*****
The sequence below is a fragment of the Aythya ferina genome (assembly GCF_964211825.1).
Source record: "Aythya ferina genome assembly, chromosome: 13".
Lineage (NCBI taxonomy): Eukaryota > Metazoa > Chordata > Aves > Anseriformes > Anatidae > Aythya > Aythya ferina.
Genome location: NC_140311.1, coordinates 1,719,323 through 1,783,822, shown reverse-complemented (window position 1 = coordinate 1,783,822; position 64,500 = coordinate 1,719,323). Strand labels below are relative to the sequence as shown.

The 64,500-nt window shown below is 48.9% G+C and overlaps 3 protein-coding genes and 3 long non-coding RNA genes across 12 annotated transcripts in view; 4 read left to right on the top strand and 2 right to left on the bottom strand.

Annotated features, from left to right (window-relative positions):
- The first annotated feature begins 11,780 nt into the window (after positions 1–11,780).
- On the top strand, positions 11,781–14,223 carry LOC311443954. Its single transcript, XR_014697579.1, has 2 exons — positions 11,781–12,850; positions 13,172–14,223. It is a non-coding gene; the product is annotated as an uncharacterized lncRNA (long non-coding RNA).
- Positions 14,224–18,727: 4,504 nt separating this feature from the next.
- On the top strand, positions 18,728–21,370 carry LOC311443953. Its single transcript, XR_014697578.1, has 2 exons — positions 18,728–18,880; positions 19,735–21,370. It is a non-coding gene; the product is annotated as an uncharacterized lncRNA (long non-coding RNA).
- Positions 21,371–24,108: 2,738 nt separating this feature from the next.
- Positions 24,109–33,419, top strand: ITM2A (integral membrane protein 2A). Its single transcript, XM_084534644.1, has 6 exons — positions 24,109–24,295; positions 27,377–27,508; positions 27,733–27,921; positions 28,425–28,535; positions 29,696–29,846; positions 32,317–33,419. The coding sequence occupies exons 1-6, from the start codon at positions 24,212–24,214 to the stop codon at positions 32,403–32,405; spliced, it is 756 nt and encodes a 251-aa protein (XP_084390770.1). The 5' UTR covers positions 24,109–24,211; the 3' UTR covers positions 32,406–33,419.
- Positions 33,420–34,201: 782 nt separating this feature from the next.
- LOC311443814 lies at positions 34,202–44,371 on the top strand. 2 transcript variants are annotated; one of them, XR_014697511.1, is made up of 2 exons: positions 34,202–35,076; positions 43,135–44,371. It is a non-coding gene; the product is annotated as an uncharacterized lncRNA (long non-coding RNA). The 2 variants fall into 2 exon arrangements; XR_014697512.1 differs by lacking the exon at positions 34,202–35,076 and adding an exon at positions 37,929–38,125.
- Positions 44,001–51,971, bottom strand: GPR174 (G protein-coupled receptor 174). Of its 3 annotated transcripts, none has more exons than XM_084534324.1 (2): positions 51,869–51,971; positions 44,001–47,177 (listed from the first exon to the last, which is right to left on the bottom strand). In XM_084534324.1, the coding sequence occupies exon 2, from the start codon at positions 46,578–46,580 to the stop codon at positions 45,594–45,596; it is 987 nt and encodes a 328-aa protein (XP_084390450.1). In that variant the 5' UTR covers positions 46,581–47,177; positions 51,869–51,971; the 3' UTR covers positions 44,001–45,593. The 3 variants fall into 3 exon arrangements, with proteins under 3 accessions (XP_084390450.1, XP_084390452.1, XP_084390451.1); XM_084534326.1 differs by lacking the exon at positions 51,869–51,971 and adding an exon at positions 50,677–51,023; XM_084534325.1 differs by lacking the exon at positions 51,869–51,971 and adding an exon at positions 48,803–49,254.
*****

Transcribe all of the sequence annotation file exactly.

The sequence below is a fragment of the Aythya ferina genome (assembly GCF_964211825.1).
Source record: "Aythya ferina genome assembly, chromosome: 13".
Lineage (NCBI taxonomy): Eukaryota > Metazoa > Chordata > Aves > Anseriformes > Anatidae > Aythya > Aythya ferina.
Genome location: NC_140311.1, coordinates 1,719,323 through 1,783,822, shown reverse-complemented (window position 1 = coordinate 1,783,822; position 64,500 = coordinate 1,719,323). Strand labels below are relative to the sequence as shown.

The 64,500-nt window shown below is 48.9% G+C and overlaps 3 protein-coding genes and 3 long non-coding RNA genes across 12 annotated transcripts in view; 4 read left to right on the top strand and 2 right to left on the bottom strand.

Annotated features, from left to right (window-relative positions):
- The first annotated feature begins 11,780 nt into the window (after positions 1–11,780).
- On the top strand, positions 11,781–14,223 carry LOC311443954. Its single transcript, XR_014697579.1, has 2 exons — positions 11,781–12,850; positions 13,172–14,223. It is a non-coding gene; the product is annotated as an uncharacterized lncRNA (long non-coding RNA).
- Positions 14,224–18,727: 4,504 nt separating this feature from the next.
- On the top strand, positions 18,728–21,370 carry LOC311443953. Its single transcript, XR_014697578.1, has 2 exons — positions 18,728–18,880; positions 19,735–21,370. It is a non-coding gene; the product is annotated as an uncharacterized lncRNA (long non-coding RNA).
- Positions 21,371–24,108: 2,738 nt separating this feature from the next.
- Positions 24,109–33,419, top strand: ITM2A (integral membrane protein 2A). Its single transcript, XM_084534644.1, has 6 exons — positions 24,109–24,295; positions 27,377–27,508; positions 27,733–27,921; positions 28,425–28,535; positions 29,696–29,846; positions 32,317–33,419. The coding sequence occupies exons 1-6, from the start codon at positions 24,212–24,214 to the stop codon at positions 32,403–32,405; spliced, it is 756 nt and encodes a 251-aa protein (XP_084390770.1). The 5' UTR covers positions 24,109–24,211; the 3' UTR covers positions 32,406–33,419.
- Positions 33,420–34,201: 782 nt separating this feature from the next.
- LOC311443814 lies at positions 34,202–44,371 on the top strand. 2 transcript variants are annotated; one of them, XR_014697511.1, is made up of 2 exons: positions 34,202–35,076; positions 43,135–44,371. It is a non-coding gene; the product is annotated as an uncharacterized lncRNA (long non-coding RNA). The 2 variants fall into 2 exon arrangements; XR_014697512.1 differs by lacking the exon at positions 34,202–35,076 and adding an exon at positions 37,929–38,125.
- Positions 44,001–51,971, bottom strand: GPR174 (G protein-coupled receptor 174). Of its 3 annotated transcripts, none has more exons than XM_084534324.1 (2): positions 51,869–51,971; positions 44,001–47,177 (listed from the first exon to the last, which is right to left on the bottom strand). In XM_084534324.1, the coding sequence occupies exon 2, from the start codon at positions 46,578–46,580 to the stop codon at positions 45,594–45,596; it is 987 nt and encodes a 328-aa protein (XP_084390450.1). In that variant the 5' UTR covers positions 46,581–47,177; positions 51,869–51,971; the 3' UTR covers positions 44,001–45,593. The 3 variants fall into 3 exon arrangements, with proteins under 3 accessions (XP_084390450.1, XP_084390452.1, XP_084390451.1); XM_084534326.1 differs by lacking the exon at positions 51,869–51,971 and adding an exon at positions 50,677–51,023; XM_084534325.1 differs by lacking the exon at positions 51,869–51,971 and adding an exon at positions 48,803–49,254.